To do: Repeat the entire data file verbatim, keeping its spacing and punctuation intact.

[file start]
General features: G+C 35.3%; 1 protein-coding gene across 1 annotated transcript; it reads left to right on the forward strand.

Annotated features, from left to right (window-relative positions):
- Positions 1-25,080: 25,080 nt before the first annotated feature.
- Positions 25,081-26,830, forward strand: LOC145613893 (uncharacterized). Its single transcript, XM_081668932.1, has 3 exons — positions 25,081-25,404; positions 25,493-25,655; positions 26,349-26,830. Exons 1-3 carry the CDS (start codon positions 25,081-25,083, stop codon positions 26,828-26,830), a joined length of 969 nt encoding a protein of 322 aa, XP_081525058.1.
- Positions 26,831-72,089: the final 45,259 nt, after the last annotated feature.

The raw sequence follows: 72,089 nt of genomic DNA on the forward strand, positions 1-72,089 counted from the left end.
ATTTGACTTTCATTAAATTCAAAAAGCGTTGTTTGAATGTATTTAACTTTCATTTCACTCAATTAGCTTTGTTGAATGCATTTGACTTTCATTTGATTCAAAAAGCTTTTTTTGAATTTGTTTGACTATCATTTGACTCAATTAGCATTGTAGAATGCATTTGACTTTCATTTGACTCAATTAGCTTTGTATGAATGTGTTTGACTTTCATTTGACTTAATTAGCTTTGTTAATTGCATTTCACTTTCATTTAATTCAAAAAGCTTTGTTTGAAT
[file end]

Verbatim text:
General features: G+C 35.3%; 1 protein-coding gene across 1 annotated transcript; it reads left to right on the forward strand.

Annotated features, from left to right (window-relative positions):
- Positions 1-25,080: 25,080 nt before the first annotated feature.
- Positions 25,081-26,830, forward strand: LOC145613893 (uncharacterized). Its single transcript, XM_081668932.1, has 3 exons — positions 25,081-25,404; positions 25,493-25,655; positions 26,349-26,830. Exons 1-3 carry the CDS (start codon positions 25,081-25,083, stop codon positions 26,828-26,830), a joined length of 969 nt encoding a protein of 322 aa, XP_081525058.1.
- Positions 26,831-72,089: the final 45,259 nt, after the last annotated feature.

The raw sequence follows: 72,089 nt of genomic DNA on the forward strand, positions 1-72,089 counted from the left end.
ATTTGACTTTCATTAAATTCAAAAAGCGTTGTTTGAATGTATTTAACTTTCATTTCACTCAATTAGCTTTGTTGAATGCATTTGACTTTCATTTGATTCAAAAAGCTTTTTTTGAATTTGTTTGACTATCATTTGACTCAATTAGCATTGTAGAATGCATTTGACTTTCATTTGACTCAATTAGCTTTGTATGAATGTGTTTGACTTTCATTTGACTTAATTAGCTTTGTTAATTGCATTTCACTTTCATTTAATTCAAAAAGCTTTGTTTGAAT